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Decomposing pollution? Corpses, burials, and affliction among the Meru of central Kenya

Lamont, Mark. 2011. Decomposing pollution? Corpses, burials, and affliction among the Meru of central Kenya. In: Michael Jindra and Joel Noret, eds. Funerals in Africa: Explorations of a Social Phenomenon. Oxford and New York: Berghahn Books, pp. 88-108. ISBN 978-0-85745-205-4 [Book Section]

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Abstract or Description

Across Africa, funerals and events remembering the dead have become larger and even more numerous over the years. Whereas in the West death is normally a private and family affair, in Africa funerals are often the central life cycle event, unparalleled in cost and importance, for which families harness vast amounts of resources to host lavish events for multitudes of people with ramifications well beyond the event. Though officials may try to regulate them, the popularity of these events often makes such efforts fruitless, and the elites themselves spend tremendously on funerals. This volume brings together scholars who have conducted research on funerary events across sub-Saharan Africa. The contributions offer an in-depth understanding of the broad changes and underlying causes in African societies over the years, such as changes in religious beliefs, social structure, urbanization, and technological changes and health.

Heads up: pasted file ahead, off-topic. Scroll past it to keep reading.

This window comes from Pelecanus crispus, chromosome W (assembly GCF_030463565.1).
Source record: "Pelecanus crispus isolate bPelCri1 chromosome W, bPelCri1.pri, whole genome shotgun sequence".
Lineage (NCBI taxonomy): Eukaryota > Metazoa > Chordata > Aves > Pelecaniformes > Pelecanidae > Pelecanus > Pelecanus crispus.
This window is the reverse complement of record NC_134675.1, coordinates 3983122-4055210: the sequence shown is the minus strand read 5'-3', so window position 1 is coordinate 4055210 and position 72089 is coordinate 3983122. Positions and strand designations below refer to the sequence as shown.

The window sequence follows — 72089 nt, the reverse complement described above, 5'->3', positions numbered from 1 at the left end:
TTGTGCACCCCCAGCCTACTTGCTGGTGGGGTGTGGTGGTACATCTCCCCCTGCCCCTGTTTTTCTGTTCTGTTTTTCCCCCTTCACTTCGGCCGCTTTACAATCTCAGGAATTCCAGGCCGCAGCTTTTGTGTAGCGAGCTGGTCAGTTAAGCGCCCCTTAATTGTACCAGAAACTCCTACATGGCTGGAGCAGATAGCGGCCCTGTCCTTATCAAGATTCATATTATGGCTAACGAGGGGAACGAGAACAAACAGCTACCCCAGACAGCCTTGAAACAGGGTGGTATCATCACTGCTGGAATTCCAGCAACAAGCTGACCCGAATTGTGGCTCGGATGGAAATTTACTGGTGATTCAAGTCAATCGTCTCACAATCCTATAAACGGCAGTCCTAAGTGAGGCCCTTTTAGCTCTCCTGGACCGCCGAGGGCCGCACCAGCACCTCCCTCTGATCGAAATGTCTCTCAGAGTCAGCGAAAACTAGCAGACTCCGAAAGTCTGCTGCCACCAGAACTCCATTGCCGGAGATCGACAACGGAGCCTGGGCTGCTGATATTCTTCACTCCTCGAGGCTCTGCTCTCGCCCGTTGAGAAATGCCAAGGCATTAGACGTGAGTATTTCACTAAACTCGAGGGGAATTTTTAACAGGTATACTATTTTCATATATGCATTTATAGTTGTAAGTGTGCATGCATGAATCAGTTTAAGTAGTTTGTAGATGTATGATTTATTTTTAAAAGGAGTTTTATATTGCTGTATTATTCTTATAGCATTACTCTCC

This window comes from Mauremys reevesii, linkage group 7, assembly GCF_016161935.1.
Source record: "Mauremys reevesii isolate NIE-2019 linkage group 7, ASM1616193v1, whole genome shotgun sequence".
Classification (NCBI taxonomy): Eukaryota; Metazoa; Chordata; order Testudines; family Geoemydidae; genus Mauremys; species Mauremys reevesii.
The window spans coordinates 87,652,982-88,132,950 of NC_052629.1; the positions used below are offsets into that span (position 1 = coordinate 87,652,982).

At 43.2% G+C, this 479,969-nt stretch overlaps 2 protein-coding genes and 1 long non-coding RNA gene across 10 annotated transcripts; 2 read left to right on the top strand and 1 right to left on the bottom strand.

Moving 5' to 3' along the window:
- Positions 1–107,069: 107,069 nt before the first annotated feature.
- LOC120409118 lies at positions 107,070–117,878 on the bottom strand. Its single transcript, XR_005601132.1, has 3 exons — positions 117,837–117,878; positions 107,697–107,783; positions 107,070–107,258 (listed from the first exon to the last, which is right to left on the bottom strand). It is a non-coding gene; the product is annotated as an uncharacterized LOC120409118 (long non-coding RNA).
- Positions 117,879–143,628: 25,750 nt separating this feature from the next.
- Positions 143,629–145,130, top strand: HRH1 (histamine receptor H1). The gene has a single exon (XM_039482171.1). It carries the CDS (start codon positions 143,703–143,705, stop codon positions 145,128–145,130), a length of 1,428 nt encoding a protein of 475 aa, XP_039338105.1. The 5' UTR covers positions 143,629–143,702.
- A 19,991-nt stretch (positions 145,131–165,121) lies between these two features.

Item Type:

Book Section

Departments, Centres and Research Units:

Anthropology
Research Office > REF2014

Dates:

DateEvent
2011Published

Item ID:

5951

Date Deposited:

23 Nov 2011 09:43

Last Modified:

19 Apr 2016 16:32

URI:

http://research.gold.ac.uk/id/eprint/5951

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